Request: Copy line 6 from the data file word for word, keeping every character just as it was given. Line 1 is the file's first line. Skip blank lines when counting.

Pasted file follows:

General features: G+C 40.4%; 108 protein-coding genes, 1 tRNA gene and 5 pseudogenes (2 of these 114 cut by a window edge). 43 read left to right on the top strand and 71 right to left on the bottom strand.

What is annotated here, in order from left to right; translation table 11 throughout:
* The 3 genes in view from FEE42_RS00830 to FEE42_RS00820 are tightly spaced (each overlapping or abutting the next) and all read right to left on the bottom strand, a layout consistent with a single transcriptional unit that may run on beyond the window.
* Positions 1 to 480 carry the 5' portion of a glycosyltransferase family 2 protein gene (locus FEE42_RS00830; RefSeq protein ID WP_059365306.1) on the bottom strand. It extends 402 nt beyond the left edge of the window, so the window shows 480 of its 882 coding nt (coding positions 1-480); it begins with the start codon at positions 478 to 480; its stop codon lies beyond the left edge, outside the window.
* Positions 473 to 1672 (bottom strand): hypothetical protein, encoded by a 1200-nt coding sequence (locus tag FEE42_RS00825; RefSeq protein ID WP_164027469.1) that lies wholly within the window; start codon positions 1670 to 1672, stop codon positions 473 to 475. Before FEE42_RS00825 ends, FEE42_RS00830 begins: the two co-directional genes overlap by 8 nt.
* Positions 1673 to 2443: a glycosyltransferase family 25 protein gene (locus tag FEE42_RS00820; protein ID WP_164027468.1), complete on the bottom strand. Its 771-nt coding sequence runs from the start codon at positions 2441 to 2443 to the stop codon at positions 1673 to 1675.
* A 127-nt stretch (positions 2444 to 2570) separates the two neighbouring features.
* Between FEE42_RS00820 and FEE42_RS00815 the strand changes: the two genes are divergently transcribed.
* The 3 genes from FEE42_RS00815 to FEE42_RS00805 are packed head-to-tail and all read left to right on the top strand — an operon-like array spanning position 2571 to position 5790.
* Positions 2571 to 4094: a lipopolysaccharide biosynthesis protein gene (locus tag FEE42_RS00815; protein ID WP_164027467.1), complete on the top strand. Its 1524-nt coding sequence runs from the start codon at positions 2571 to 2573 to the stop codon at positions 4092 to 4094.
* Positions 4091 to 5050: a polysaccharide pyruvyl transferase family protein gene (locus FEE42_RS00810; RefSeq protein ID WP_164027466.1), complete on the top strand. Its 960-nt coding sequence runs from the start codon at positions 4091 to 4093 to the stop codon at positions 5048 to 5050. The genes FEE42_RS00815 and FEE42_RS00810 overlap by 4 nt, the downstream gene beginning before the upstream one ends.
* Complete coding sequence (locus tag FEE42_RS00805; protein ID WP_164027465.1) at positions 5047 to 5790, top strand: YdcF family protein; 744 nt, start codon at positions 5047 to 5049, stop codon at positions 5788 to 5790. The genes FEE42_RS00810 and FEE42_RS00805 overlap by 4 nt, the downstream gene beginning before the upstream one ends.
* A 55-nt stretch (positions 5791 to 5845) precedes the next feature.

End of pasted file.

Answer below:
* Positions 1673 to 2443: a glycosyltransferase family 25 protein gene (locus tag FEE42_RS00820; protein ID WP_164027468.1), complete on the bottom strand. Its 771-nt coding sequence runs from the start codon at positions 2441 to 2443 to the stop codon at positions 1673 to 1675.